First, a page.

The opinion of the court was delivered by: Paul Barbadoro United States District Judge
Louis R. Chatel, Jr. was fired in July 2010 after working as an officer for the Weare Police Department for approximately seven years. He brings suit against two Weare police officers, five members of the Weare Board of Selectmen, and the Town of Weare. Chatel claims that defendants are liable under 42 U.S.C. § 1983 for violating his First Amendment rights. He also argues that defendants are liable for various state-law claims, including wrongful discharge, constructive discharge, and violation of New Hampshire's Whistleblower Protection Act, RSA § 275-E.*fn1 Defendants move for summary judgment. In this Memorandum and Order, I grant defendants' motion with respect to Chatel's federal claim and decline to exercise supplemental jurisdiction over his state law claims.
Chatel became a part-time police officer in October 1995 for the Town of New Ipswich, New Hampshire. In October 2000, he was certified as a full time officer. In September 2003, Chatel transferred to the Weare Police Department ("WPD"). In May 2008, he was promoted to sergeant and police prosecutor. Chatel is not an attorney.
On October 30, 2009, after an undercover drug investigation overseen by Lieutenant James Carney, two suspects, Dio Brown and London Cohen, were arrested. Chatel alleges that Detective Frank Hebert, an investigating officer on the case, told Chatel to institute a prosecution against both suspects for possession of controlled drugs, possession with intent to sell, transportation of controlled drugs, and forgery.
On November 2, 2009, Brown and Cohen were set to be arraigned. Before proceeding with the arraignment, Chatel met with Hebert and the Weare police chief, Gregory Begin. Chatel informed Hebert and Begin that he did not believe there was a sufficient basis to bring charges against one of the suspects, Brown. Chatel then interviewed both suspects and, based on those interviews, declined to file charges against Brown.
After Chatel left the courthouse, he received two phone calls from Carney, who was angry that Chatel had not filed charges against Brown. Chatel immediately told Begin about the phone calls because he felt threatened by Carney's aggressive language and tone.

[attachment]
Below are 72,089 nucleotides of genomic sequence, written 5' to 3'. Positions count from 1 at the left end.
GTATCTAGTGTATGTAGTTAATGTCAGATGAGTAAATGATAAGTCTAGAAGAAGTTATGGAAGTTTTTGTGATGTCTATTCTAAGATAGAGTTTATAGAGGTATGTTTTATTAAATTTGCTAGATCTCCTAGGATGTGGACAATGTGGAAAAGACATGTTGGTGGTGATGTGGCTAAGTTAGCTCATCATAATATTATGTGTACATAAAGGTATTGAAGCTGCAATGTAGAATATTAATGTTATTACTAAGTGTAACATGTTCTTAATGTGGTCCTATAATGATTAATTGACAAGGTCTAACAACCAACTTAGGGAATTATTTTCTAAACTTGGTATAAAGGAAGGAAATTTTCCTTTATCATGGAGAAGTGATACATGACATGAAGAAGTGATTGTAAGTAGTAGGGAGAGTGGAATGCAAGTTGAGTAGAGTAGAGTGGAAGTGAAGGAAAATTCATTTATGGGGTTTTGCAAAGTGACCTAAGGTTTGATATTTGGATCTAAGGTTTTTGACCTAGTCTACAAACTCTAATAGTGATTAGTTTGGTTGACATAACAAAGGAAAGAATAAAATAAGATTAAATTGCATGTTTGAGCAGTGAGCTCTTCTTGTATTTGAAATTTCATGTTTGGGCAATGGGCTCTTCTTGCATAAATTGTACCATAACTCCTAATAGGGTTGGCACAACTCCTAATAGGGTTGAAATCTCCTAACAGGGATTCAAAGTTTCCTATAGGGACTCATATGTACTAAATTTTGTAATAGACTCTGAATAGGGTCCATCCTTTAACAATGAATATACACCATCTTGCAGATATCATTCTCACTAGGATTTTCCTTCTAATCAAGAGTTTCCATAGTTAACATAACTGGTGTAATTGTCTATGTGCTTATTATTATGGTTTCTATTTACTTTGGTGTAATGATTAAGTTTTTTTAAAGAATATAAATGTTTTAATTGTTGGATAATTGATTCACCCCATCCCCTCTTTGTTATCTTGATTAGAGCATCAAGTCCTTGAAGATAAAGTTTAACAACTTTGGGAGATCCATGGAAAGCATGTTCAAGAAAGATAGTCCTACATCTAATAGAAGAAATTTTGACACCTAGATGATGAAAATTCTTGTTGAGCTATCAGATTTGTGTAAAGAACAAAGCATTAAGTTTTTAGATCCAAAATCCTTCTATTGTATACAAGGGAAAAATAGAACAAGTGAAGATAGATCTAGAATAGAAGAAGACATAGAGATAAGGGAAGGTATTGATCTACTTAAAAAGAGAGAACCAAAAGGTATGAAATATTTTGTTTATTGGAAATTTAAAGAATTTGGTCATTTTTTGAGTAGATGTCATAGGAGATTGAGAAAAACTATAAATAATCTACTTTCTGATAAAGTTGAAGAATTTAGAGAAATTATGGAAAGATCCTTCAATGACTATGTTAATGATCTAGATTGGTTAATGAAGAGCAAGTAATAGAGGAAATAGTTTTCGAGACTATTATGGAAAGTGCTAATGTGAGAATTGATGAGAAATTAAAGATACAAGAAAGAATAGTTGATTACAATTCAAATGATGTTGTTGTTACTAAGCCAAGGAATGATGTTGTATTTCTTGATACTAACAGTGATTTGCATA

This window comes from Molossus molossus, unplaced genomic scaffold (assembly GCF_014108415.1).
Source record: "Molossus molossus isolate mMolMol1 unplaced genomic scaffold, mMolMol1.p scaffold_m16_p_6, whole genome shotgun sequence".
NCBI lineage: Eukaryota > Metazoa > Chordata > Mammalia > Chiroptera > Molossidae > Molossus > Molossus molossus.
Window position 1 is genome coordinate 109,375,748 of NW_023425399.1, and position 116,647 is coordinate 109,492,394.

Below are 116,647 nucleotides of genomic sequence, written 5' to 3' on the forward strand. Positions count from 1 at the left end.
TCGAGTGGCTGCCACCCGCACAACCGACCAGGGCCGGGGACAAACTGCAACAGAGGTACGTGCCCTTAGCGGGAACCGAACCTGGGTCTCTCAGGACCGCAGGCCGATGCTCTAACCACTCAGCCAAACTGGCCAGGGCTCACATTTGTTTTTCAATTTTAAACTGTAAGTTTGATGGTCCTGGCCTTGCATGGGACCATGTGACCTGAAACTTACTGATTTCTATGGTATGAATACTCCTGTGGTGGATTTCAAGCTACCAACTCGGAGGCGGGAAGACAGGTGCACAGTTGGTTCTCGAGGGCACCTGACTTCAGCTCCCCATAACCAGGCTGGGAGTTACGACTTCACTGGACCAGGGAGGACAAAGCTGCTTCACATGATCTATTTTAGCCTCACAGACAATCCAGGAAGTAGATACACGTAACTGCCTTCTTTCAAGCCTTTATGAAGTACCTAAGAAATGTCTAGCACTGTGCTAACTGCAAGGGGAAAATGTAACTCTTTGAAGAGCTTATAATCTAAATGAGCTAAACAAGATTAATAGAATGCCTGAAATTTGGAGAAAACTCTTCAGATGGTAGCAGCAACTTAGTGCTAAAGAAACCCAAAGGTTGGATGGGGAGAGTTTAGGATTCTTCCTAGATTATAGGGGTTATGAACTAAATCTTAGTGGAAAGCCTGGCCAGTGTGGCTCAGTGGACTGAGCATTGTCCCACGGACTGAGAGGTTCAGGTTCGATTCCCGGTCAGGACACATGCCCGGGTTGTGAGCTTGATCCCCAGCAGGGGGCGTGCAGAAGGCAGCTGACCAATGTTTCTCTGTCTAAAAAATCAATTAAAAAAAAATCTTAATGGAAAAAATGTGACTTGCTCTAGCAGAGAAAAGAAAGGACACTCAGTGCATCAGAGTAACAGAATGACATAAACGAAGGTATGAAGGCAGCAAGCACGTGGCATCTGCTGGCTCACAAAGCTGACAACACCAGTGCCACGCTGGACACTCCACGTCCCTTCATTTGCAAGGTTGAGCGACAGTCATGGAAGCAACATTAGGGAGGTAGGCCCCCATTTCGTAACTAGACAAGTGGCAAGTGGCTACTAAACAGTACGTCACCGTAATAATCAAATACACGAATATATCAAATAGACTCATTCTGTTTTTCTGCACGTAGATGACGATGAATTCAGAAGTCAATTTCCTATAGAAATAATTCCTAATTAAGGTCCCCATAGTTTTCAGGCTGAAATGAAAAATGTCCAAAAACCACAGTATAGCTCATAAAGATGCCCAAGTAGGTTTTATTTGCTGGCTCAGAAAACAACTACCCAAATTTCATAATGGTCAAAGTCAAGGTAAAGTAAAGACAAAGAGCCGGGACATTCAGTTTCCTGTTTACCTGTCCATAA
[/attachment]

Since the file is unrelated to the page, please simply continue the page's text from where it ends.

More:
On November 4, 2009, two days after Chatel declined to file charges against Brown, Carney ordered Chatel to submit a narrative report regarding Chatel's interviews with both suspects. The narrative reports were part of Chatel's responsibilities as police prosecutor. Chatel drafted and submitted his report (the "Brown Report") on that same day.
A few days later, Carney ordered Chatel to alter the Brown Report. Specifically, Carney ordered Chatel to remove the reference to Chatel having informed Brown that based on what he had been told, Brown would be charged with possession of controlled drugs, possession with intent to sell, transportation of controlled drugs, and forgery. Chatel initially refused to remove the statement in the report. Eventually, after Carney threatened to discipline Chatel if he did not remove the statement, Chatel made the requested alteration.
Shortly thereafter, Chatel filed a grievance against Carney, alleging that Carney was creating a "hostile work environment." The Town retained an attorney, Daniel Schwarz, to investigate Chatel's allegations. Schwarz issued a report recommending the denial of Chatel's grievance. Begin adopted the report and closed the investigation.*fn2
On December 17, 2009, the county attorney asked Chatel to produce the case file for the Cohen and Brown arrests. This was a typical request from the county attorney's office. In preparing the case file, Chatel noticed that the Brown Report had been altered without his knowledge. Specifically, the last line of the report had been deleted, which had read, "[g]iven the above and with the details I was informed of prior to coming to court, I was directed to and did file a notice with the court which stated in part that Mr. Brown was being released without any of the above charges being filed against him." The report showed that it had been modified on November 18, 2009, by "JJC," which were Carney's initials.*fn3 Chatel, reluctant to send the altered report to the county attorney, instead informed Begin of the issue by memorandum, and forwarded two copies of the report to Begin. The first was Chatel's original report, which contained both the sentence that he had deleted after Carney's threatened disciplinary action and the final sentence of his report that Carney or Begin had deleted without Chatel's knowledge. The second was the modified report. Chatel drew a large "X" on the second report.
On January 12, 2010, Carney wrote a memorandum to Chatel requesting an explanation as to why he had submitted a marked up report to Begin. Chatel responded by memorandum the following day, stating that he "oppose[d] the report that [he] was ordered to change, as it does not accurately portray the facts." Chatel Mem., Jan. 13, 2010 (Doc. No. 27-6). Chatel further wrote that, "[i]n the interest of properly and accurately documenting my involvement with the defendants at court, I am reluctant to supply any report that does not accurately, clearly and truthfully reflect all the facts." Id.
On January 21, 2010, Carney issued a "Letter of Warning" to Chatel for submitting the marked up report to Begin. The letter cited Chatel for "Conduct Unbecoming an Officer." Chatel then filed a grievance with Begin regarding the letter of warning. Begin denied the grievance and Chatel appealed to the Board of Selectmen. The Board of Selectmen found in favor of Chatel on the appeal and rescinded the letter of warning.
In addition, Chatel contacted the county attorney's office concerning Carney's directive that Chatel modify the Brown Report. The county attorney referred the case to the New Hampshire Attorney General's ("AG") office. The AG's office investigated ...